Drew Barrymore: “Edith Beale made me a woman”


Last fall, scribegrrrl assessed some

of the most bizarre casting news ever, Drew Barrymore

as Little Edie in Grey Gardens. That’s the documentary-turned-musical

about the relatives of Jackie Kennedy whose lives, dreams, and house

decay in one of the most truly uncomfortable things I’ve ever seen.

I wholeheartedly agree: I don’t see Barrymore — whose on-screen presence

is brilliantly suited for cutesy-romantic and cutesy-badass roles —

playing Edith Beale without coming across as, well, just cutesy.

For those of you who aren’t familiar with the crazy-making documentary-turned-musical,

here’s some perspective.

In a more comprehensible choice,

Jessica Lange, you might recall, is playing the mother.

Personally, I’m still trying to understand why we need a dramatized

version at all, when you can just rent the documentary. (That

is, if you feel like being depressed. Or are depressed, and want

to make yourself feel better by comparison.)

But Barrymore and Vogue have been working

to convince the skeptics

that she’s up for it and, in fact, grown-up enough for it. Among

other revelations, director Michael Sucsy recounts how Barrymore

hunted him down, making her case accompanied by an inches-thick binder

of her personal Little Edie collection. I do understand the fascination

with Edie, a S-T-A-U-N-C-H woman:



For her part, in the interview Barrymore

discusses the process of the film, from makeup to accent to mental

readiness. Since Edie has about two decades on Drew, it took five

hours of makeup, wigs, and prosthetics to transform her. She

also signed on for months of dialect coaching to master the speech cadences

of a Long Island debutant from the 1930s. This, she says, was

the hardest part for a Valley Girl: “In those days, there were

no R’s. I talk out

of the side of my mouth, and she talks from the back of her throat.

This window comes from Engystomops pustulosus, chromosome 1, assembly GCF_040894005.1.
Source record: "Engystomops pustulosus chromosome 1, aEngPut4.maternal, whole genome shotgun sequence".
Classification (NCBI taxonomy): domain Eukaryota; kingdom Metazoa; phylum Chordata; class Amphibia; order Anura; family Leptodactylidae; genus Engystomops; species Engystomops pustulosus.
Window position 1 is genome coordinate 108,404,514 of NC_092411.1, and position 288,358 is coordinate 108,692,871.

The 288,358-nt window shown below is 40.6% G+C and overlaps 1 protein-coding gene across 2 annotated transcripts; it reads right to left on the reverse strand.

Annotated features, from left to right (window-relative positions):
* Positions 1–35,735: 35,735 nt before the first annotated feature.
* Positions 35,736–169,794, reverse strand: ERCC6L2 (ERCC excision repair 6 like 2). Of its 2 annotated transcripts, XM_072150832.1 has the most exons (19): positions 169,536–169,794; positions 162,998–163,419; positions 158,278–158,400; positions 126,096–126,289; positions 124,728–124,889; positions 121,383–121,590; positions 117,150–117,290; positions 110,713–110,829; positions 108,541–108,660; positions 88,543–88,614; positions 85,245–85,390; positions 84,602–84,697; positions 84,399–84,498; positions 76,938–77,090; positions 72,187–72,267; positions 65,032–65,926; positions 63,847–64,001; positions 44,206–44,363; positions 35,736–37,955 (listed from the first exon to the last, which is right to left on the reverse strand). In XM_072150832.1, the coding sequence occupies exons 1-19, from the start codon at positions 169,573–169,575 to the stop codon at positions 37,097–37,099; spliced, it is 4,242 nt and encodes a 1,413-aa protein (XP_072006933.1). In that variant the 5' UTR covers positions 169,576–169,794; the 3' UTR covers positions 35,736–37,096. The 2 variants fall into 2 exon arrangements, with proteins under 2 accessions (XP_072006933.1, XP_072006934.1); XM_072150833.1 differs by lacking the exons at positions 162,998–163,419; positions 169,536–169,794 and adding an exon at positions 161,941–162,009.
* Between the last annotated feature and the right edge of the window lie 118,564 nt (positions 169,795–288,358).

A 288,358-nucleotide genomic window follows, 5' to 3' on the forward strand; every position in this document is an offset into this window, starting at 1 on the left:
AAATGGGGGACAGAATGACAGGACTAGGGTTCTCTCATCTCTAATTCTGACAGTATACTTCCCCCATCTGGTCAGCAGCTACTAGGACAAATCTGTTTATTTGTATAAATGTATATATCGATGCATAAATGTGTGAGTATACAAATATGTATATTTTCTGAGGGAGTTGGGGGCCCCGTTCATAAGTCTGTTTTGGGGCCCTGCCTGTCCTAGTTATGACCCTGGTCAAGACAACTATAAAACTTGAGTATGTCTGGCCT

It’s really a different language.”

Then there was the mental makeover.

Barrymore gave up everything 21st-century — cell, computer,

and all — except for her treadmill:

“I have never been so cut

off from the world before, but I wanted to feel like I had only what

was right in front of me. I was really conscious of creating an

environment that I constantly wanted to get out of. There was a lot

of pain and frustration and lack of comfort. That’s who she [Edie] was.”

And Barrymore feels she learned lessons

about more than history or one woman’s life:

“Something about learning

you can live without everything changes you. All my life, I’ve been

waiting and waiting to become a woman, but I always felt like a little

girl. Edie did, too. But I think she might have been the thing that

made me finally become a woman. I thought for sure it would be a relationship

with another human being, a love. Little did I know it would be a posthumous

relationship with a woman named Edith Beale.”

Waiting to become a woman? Hey,

maybe that’s what Oprah

and Drew were talking about

the other day, when Oprah gushed that being selected to do a Vogue


was thrilling because “it’s some kind of validation; it says you’re

a real woman.” Huh? But kudos to Barrymore for donating

one million dollars to the World Food Programme.

I’m happy for Barrymore. She’s

pulling big salaries as an actress and producing commercially successful

movies, and it sounds like her time on this project was not easy.

But call me a cynic. This “coming-of-age” slant sort of makes

me a little queasy. Of course, that could be because of Vogue‘s

frequent gushing over Barrymore’s healthy new relationship, healthy

new perspective on life, and healthy new thin body. And it still

doesn’t convince me that she can play the role.

I’ll finish off here with an extended

clip from the original documentary. If you’ve never seen the film,

and you can make it through the first few minutes, see what you think.



Make me a liar, Drew. I really

hope you can pull it off.

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